“Pastor Jon…” – Those words often bring tears to my eyes. Not because of the pastoral title, but because of what the title represents. Many know me as “Pastor Jon Kelly”, but for family and those who’ve known me for most of my life, that title is a miracle.
I first started selling drugs when I was around 12 years old.
My first conviction came when I was 13 years old for aggravated assault. I would go on to spend much time in and out of juvenile detention centers. Showing up to the police station became a second job for my mother and I would eventually have a criminal rap sheet 20 pages long. I failed the 7th grade and went to 4 different high schools in my freshman year before dropping out. The streets eventually landed me in prison in 2002 for my role in the murder of a man in my community. It was there in prison in solitary confinement that I met Jesus and have not been the same since.
Is there any Hope for that Kid?
An honest question that would commonly be asked by those who knew me as a young man was, “Is there any hope for that kid?” I’ve heard so many people tell others to “forget about him. He’s going to end up dead or in prison for life. Don’t waste your time with him. He won’t listen.” It wasn’t surprising to anyone that I eventually sat in a prison cell as a convicted murderer sentenced to 6-20 years behind bars. While outwardly I was a convicted felon and murderer, inwardly a transformation was happening.
I felt the guilt and sickness of my sin. I felt great shame, horror, and overwhelming pain for my actions. It was as if my eyes were opened, and I saw the depths of my wickedness in High Definition. Yet, there was a tender voice speaking to the depths of my soul saying, “You are forgiven in Christ. Go and sin no more.” Jesus gave me a second chance at life. He saved my soul, forgave my sin, and transformed my darkened heart.
Moving Beyond the “Prisoner” to the Person
While this truth is beautiful, it doesn’t mean that society feels the same level of compassion. We are often unwilling to give a second chance to someone who is a convicted felon. We profess a belief in second chances in theory, but our actions reveal we don’t truly believe it. This can be seen by the fact that men and women with criminal convictions often find it hard to get a job, even when qualified. We struggle to obtain housing and even battle to get into college and schools. We are denied loans and have to constantly shame ourselves by explaining our past on any and every application that we complete. Consequently, we walk around in society feeling like lepers that people refuse to touch. In churches, we are a cool story and a great testimony, but we aren’t welcomed to dinner tables in the homes of those who like to hear our story. While it is understandable that trust is often lost when someone commits a crime, should loss of trust remove us from housing, jobs, loans, educations, our humanity, and even a meal in someone’s home?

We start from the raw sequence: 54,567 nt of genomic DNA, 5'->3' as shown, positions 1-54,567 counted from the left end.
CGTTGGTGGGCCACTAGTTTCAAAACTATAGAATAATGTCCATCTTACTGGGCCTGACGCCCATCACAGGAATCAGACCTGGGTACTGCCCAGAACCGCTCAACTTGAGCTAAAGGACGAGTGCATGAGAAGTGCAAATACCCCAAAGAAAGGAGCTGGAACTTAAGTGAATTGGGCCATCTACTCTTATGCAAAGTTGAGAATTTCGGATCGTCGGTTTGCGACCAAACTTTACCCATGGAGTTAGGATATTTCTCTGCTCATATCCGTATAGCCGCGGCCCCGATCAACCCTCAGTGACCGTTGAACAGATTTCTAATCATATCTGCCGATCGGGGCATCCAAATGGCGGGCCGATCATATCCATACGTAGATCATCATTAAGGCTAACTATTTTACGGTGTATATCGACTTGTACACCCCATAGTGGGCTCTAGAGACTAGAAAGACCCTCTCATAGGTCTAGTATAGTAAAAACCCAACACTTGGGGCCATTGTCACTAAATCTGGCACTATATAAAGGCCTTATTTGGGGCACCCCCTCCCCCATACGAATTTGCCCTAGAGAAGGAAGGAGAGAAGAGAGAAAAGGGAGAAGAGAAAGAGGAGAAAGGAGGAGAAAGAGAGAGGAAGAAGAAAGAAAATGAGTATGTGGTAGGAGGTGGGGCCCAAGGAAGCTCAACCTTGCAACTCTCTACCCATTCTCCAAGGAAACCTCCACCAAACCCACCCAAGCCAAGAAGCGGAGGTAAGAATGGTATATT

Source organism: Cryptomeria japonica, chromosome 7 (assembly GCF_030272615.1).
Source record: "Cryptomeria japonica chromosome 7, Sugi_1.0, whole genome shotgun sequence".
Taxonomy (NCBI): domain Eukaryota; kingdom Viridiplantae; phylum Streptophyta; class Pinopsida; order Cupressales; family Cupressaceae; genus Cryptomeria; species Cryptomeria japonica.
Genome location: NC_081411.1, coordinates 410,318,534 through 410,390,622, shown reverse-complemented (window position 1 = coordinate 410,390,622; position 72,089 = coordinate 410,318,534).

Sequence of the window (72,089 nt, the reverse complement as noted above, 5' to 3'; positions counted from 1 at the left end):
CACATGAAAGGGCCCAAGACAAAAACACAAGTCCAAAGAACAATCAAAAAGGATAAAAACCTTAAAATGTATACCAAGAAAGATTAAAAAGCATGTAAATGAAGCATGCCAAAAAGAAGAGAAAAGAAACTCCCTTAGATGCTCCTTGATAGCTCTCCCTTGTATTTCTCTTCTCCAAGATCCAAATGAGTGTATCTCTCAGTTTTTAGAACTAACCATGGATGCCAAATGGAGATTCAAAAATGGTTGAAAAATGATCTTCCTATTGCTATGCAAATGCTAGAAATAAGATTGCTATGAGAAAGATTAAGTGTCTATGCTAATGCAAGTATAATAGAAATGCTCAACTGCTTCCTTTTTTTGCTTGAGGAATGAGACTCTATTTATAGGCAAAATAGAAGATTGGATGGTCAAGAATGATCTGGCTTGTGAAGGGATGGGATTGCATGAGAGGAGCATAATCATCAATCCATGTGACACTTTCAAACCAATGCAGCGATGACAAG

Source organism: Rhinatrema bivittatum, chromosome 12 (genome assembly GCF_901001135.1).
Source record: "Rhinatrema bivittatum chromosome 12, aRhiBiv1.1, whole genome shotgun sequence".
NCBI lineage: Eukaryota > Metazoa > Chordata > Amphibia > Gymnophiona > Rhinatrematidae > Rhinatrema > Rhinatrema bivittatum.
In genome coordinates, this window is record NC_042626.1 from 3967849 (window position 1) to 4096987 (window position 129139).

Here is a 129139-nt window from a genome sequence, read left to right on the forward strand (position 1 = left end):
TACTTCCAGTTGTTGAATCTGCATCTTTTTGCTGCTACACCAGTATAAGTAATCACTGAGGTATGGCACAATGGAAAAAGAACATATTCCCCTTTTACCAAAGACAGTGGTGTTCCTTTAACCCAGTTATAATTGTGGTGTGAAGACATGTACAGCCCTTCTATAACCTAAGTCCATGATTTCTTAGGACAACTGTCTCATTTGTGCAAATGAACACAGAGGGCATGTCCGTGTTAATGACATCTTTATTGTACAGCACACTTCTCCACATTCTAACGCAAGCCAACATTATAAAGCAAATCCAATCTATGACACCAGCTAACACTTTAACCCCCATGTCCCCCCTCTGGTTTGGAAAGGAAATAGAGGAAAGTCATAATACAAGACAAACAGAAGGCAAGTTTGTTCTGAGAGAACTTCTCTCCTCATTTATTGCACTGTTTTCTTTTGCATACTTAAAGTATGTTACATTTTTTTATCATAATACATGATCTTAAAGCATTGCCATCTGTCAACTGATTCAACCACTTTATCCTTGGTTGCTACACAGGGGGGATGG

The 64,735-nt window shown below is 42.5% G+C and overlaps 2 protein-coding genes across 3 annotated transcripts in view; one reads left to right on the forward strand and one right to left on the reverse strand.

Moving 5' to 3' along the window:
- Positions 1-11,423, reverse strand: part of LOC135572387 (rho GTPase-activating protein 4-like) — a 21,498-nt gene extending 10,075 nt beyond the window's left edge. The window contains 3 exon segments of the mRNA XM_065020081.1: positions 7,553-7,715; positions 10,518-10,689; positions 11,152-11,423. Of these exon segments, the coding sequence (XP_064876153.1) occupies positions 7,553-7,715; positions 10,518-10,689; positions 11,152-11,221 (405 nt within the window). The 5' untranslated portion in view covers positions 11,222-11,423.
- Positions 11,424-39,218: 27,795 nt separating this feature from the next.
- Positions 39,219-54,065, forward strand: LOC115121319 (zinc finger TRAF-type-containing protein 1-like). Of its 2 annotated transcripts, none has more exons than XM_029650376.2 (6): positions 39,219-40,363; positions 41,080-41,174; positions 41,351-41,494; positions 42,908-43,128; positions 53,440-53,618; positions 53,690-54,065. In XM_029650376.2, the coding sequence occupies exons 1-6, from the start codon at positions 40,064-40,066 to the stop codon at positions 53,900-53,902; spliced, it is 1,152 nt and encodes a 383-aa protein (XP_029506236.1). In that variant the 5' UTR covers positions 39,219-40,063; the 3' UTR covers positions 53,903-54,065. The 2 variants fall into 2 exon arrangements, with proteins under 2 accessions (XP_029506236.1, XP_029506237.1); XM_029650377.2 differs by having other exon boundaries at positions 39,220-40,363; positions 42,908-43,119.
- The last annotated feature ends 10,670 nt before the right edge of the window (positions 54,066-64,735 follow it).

Jesus and the Prisoner
Although I have often felt like a leper, what has brought me the most comfort is Jesus’ love for the prisoner. It brings tears to my eyes knowing that I serve a Savior who knows what it was like to be in prison. In fact, he was falsely convicted and executed as a criminal. Much of the New Testament epistles are written from a prison cell. The book of Acts ends with Paul in Rome on house arrest. Have you ever noticed how much of scripture was either written in prison or connected to someone impacted by incarceration? The beauty of the Gospel is that everyone is guilty of sin and worthy of death, yet in Christ, we all are given a second chance. I experienced this “second chance” both spiritually and physically.
I would go on to make parole, get married, and move to Chicago to attend Moody Bible Institute. Eventually I graduated and planted a church on the West side of Chicago, becoming a pastor. Continuing my education, I earned a Master’s degree from Wheaton College. Can you believe that? The guy who failed the seventh grade went to four different high schools in my freshman year and then dropped out–he received his Master’s degree.
The Power of a Second Chance
Because Jesus gave me a second chance at life, I have the privilege of serving with Prison Fellowship and advocating for policies that are redemptive, biblical, and remove common barriers those with criminal records may face. I’ve met with Senators and Congressional Leaders, gone back into prisons to speak to inmates, worked with gang members in Chicago, mentored youth, begun my doctorate degree, started a family with two beautiful sons, prayed over our city’s mayor, helped start programs that serve families in my community, serve in a community partnership with local police officers to serve local youth through sports, baptized criminal prosecutors and district attorneys, and I’m just getting started.
I say none of this to boast. I say all of this to help you consider what would have happened if I were never given a second chance? I’m glad that I will never know and I desire that others will experience the same.
Administer Justice looks forward to working with Prison Fellowship to equip churches to seek redemptive, biblical, restorative justice for all.
Jon is the Lead Pastor of Chicago West Bible Church. He also serves with Prison Fellowship in the role of Justice Advocacy and Church Mobilization where he helps to equip church with many of Prison Fellowship’s resources to care for individuals and families impacted by crime and incarceration.